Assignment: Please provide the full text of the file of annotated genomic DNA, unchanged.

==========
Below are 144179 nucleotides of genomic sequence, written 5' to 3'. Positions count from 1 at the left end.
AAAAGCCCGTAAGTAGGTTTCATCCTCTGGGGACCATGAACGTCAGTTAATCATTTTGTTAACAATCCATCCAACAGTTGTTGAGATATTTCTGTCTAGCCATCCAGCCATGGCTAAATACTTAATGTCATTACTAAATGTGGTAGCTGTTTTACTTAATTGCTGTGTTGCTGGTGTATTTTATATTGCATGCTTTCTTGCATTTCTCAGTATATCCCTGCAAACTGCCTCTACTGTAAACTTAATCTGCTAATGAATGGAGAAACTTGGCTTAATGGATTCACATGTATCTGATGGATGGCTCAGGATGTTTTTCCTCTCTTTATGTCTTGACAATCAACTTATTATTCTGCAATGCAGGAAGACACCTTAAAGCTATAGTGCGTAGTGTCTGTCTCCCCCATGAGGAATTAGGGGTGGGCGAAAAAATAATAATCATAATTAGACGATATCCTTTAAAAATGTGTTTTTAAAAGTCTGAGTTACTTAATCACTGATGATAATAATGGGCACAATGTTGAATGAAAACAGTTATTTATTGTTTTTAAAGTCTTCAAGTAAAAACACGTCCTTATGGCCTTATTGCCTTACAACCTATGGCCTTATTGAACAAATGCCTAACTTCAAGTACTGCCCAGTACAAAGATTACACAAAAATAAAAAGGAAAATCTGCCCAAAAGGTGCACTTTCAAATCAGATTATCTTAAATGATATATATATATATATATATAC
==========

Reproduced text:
Below are 144179 nucleotides of genomic sequence, written 5' to 3'. Positions count from 1 at the left end.
AAAAGCCCGTAAGTAGGTTTCATCCTCTGGGGACCATGAACGTCAGTTAATCATTTTGTTAACAATCCATCCAACAGTTGTTGAGATATTTCTGTCTAGCCATCCAGCCATGGCTAAATACTTAATGTCATTACTAAATGTGGTAGCTGTTTTACTTAATTGCTGTGTTGCTGGTGTATTTTATATTGCATGCTTTCTTGCATTTCTCAGTATATCCCTGCAAACTGCCTCTACTGTAAACTTAATCTGCTAATGAATGGAGAAACTTGGCTTAATGGATTCACATGTATCTGATGGATGGCTCAGGATGTTTTTCCTCTCTTTATGTCTTGACAATCAACTTATTATTCTGCAATGCAGGAAGACACCTTAAAGCTATAGTGCGTAGTGTCTGTCTCCCCCATGAGGAATTAGGGGTGGGCGAAAAAATAATAATCATAATTAGACGATATCCTTTAAAAATGTGTTTTTAAAAGTCTGAGTTACTTAATCACTGATGATAATAATGGGCACAATGTTGAATGAAAACAGTTATTTATTGTTTTTAAAGTCTTCAAGTAAAAACACGTCCTTATGGCCTTATTGCCTTACAACCTATGGCCTTATTGAACAAATGCCTAACTTCAAGTACTGCCCAGTACAAAGATTACACAAAAATAAAAAGGAAAATCTGCCCAAAAGGTGCACTTTCAAATCAGATTATCTTAAATGATATATATATATATATATATAC